Dr. Brené Brown, research professor at the University of Houston Graduate College of Social Work has done some groundbreaking work in the area of vulnerability and shame. Her research shows that most of us carry shame. And that no one wants to talk about it due to its very uncomfortable nature. Yet it limits us immensely if we don’t address it.
Like the “Dementors” in Harry Potter, shame sucks the life and lightness out of us leaving us feeling hopeless. Unlike guilt, which says, “I did something bad”, shame says, “I am bad.” It’s the difference between, “I made a mistake,” and “I am a mistake.” Where guilt has ‘wiggle’ room with the possibility of moving forward and doing better, shame has no momentum or possibility for improvement. It is stagnant, with a ‘fait accompli’ feeling to it.
In her research, Dr. Brown found that 85% of people remembered something so shameful that happened to them in school that they felt that it changed how they thought, how they felt and ultimately who they became. And of this 85%, 40% of those people said that their shaming experience had to do with creativity. They felt shamed during art, writing, movement, theatre, etc.
The good news is that shame can be worked with and healed. Empathy is the antidote to shame. Knowing who you are in your ‘authentic self’, accepting and loving that, is the end of shame.
There is great power in walking into our stories and owning them. It creates resilience to shame. Orphaning and not owning our stories gives shame extraordinary power. Our worthiness lives inside our stories. Brown states, “We can walk into the stories of our lives and own them or we can stand outside of our stories and hustle for our worthiness.” Worthiness has no pre-requisite.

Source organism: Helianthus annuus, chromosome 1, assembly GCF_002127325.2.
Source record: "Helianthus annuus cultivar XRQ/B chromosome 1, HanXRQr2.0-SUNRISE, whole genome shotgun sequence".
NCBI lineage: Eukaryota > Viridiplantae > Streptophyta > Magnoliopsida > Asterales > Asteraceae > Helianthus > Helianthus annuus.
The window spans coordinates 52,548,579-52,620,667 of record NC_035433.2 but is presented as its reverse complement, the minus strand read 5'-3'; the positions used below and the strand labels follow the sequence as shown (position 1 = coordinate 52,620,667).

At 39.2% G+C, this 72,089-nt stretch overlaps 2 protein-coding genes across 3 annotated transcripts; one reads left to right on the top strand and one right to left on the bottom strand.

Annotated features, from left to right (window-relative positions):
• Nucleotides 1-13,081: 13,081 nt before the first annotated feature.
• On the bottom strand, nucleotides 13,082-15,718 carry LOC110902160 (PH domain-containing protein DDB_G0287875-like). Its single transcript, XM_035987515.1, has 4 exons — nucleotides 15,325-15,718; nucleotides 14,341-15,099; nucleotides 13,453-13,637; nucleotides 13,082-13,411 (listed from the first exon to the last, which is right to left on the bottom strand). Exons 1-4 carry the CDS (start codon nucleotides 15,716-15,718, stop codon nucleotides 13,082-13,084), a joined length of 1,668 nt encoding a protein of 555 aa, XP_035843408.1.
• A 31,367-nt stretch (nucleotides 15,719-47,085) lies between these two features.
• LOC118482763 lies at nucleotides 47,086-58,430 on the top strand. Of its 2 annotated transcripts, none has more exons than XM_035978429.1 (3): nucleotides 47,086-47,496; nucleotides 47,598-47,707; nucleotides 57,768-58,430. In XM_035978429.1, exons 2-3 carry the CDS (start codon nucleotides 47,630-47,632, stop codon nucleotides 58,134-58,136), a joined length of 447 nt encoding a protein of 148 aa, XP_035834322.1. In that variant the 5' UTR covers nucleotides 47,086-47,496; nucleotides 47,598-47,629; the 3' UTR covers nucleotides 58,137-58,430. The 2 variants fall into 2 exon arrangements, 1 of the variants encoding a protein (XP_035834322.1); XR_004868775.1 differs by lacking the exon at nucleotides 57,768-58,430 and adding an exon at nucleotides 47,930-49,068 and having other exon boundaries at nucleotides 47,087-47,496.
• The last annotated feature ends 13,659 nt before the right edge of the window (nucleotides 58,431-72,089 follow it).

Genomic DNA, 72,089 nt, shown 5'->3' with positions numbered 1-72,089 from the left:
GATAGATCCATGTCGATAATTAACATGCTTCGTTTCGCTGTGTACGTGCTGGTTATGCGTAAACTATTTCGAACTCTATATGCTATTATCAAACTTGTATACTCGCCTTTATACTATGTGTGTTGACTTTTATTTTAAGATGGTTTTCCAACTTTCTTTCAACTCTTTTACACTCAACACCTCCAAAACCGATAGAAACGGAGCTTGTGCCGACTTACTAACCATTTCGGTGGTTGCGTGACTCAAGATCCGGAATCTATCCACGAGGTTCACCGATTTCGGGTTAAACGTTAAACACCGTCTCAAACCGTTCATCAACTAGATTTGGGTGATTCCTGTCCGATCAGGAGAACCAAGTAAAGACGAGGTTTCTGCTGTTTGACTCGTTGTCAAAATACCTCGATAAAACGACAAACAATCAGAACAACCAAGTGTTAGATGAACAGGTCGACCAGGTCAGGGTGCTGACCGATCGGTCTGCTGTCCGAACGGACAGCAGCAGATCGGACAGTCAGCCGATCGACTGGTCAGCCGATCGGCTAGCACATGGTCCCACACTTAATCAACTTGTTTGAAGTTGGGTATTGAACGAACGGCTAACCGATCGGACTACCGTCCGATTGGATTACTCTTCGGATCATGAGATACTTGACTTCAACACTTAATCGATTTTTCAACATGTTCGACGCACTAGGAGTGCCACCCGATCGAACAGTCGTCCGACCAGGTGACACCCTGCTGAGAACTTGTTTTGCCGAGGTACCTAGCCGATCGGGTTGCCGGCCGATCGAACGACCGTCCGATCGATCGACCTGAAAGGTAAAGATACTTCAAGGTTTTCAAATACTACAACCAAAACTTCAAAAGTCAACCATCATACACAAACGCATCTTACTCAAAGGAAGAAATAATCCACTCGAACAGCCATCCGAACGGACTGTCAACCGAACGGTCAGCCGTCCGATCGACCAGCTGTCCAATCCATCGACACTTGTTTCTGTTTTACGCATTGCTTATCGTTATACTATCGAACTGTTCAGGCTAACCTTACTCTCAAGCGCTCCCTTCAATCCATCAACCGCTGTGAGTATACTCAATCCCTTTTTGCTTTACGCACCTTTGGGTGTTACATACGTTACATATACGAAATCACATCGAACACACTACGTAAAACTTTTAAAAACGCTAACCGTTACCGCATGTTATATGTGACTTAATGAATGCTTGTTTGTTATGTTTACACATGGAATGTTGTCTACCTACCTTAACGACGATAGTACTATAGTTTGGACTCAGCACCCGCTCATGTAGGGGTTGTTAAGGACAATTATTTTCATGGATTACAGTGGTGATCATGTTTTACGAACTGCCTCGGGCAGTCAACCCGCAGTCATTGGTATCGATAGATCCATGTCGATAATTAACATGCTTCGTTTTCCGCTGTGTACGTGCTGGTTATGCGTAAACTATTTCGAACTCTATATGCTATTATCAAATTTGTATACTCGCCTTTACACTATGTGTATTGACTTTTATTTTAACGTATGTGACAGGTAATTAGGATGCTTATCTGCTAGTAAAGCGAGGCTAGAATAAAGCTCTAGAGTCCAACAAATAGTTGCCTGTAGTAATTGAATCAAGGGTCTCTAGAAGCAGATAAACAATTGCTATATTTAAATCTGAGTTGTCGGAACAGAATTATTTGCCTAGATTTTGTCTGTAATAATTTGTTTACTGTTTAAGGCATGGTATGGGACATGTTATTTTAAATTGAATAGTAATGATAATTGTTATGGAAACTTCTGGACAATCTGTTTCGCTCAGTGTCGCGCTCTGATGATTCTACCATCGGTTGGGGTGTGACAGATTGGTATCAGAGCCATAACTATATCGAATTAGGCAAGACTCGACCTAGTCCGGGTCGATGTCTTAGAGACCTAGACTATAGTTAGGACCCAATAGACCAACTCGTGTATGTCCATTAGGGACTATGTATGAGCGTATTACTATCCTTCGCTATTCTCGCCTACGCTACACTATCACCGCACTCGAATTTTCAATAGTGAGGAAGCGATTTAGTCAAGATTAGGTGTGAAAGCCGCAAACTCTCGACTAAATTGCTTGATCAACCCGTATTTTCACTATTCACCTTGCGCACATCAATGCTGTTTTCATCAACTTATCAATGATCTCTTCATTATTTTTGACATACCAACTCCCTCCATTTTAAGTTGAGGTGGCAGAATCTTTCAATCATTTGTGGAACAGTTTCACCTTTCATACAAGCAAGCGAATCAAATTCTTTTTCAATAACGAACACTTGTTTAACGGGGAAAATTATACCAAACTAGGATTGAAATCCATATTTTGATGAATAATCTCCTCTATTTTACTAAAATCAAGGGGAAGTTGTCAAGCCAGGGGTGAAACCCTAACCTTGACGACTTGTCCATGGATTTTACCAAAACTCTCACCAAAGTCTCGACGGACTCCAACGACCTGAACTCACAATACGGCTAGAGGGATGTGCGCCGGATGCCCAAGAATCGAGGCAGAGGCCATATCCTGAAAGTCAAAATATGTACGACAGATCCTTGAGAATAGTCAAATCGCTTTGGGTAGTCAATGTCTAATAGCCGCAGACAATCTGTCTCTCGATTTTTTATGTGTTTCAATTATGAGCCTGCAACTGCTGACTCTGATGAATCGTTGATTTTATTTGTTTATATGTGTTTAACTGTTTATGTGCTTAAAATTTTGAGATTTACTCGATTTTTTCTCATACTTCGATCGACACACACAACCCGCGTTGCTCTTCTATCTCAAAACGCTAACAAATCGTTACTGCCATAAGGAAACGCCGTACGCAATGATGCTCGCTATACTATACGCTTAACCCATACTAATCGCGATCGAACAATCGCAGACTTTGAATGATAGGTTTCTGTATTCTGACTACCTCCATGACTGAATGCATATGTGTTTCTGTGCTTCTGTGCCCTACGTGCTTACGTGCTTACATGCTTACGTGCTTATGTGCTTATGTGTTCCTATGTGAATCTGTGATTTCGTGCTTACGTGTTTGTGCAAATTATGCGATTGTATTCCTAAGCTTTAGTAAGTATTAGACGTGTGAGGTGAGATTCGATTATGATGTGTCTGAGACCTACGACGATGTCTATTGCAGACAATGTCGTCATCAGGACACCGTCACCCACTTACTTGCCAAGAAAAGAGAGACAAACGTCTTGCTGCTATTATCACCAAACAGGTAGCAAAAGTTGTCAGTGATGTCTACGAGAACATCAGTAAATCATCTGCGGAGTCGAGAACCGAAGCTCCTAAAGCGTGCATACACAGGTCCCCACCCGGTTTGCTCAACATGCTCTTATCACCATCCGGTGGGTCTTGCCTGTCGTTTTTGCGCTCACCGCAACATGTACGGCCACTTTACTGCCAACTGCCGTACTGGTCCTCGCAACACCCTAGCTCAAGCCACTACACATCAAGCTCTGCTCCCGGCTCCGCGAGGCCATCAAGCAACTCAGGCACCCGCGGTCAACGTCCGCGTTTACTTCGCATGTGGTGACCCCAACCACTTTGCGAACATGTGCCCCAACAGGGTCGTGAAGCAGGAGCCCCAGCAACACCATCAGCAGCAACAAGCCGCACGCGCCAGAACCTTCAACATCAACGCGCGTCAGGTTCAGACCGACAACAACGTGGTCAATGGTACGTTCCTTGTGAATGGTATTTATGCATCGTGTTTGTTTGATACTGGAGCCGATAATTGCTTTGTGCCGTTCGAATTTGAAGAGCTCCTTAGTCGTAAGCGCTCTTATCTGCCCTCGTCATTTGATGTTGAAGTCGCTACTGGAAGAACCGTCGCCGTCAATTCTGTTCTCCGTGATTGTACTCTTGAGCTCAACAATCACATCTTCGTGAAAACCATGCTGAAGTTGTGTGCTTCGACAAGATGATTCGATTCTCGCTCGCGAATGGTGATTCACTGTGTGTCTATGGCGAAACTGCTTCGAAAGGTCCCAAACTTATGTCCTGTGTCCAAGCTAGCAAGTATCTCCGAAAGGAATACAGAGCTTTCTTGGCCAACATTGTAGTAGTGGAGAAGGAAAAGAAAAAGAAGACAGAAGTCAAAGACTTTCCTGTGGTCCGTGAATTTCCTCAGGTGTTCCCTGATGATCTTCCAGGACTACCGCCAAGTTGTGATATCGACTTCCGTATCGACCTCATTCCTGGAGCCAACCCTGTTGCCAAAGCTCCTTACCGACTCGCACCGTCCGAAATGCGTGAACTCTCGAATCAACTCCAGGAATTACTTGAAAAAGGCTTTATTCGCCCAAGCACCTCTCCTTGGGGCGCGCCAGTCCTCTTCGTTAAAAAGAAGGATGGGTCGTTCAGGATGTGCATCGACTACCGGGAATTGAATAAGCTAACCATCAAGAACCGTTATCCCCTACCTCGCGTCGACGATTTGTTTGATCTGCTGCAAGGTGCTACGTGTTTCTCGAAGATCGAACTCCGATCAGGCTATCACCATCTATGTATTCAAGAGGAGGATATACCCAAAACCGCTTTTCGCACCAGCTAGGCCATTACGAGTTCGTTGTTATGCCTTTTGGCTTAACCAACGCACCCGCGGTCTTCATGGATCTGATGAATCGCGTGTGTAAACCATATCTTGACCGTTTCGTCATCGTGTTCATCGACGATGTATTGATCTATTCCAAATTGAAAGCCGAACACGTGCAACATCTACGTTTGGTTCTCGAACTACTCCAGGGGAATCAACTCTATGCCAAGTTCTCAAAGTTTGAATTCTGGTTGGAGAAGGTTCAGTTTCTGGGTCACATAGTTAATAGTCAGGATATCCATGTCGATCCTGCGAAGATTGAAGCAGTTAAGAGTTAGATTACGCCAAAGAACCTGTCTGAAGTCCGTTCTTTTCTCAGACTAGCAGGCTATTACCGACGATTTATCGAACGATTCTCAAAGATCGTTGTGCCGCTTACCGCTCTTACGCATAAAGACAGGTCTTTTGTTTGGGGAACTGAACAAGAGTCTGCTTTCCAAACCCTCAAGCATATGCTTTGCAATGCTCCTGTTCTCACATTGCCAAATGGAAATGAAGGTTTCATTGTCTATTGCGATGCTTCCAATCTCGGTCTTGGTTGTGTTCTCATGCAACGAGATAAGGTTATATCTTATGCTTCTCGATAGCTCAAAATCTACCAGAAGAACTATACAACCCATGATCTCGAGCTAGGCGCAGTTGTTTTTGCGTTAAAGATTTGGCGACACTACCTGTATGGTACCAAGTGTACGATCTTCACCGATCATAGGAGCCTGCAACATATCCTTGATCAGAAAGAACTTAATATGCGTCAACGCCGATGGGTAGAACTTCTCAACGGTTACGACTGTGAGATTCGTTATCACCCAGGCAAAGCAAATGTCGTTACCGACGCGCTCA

Creativity has been a place of discover and healing for me for many years. The painting linked to this blog is called 'Stripping Away.' It is hanging in a law firm in Vancouver.
'Stripping Away' was a painting that assisted me in healing layers of toxic shame built up over a long period of time. The painting was paper over canvas and I found myself tearing away strips of the paper as I released my shame and pain. I was un-lodging some deep, dark, tightly packed energy and emotion through this painting.
Still, to this day, looking at it takes me back to the experience I had while creating it. It marks a passage for me that felt quite profound.
Peeling away our layers of shame isn't that comfortable or easy. I won’t sugar coat it for you…it is friggin’ hard work. But the resulting freedom, both creative and emotional, is well worth the work.
Brené Brown’s latest book, Daring Greatly, is a great read. She also offers a range of reasonably priced online courses through soundstrue.com.
Remember, art holds all of who we are and has the capacity to transform shame to worthiness and self-love.
I recommend it to anyone and I would happily and humbly be your guide through this tough terrain.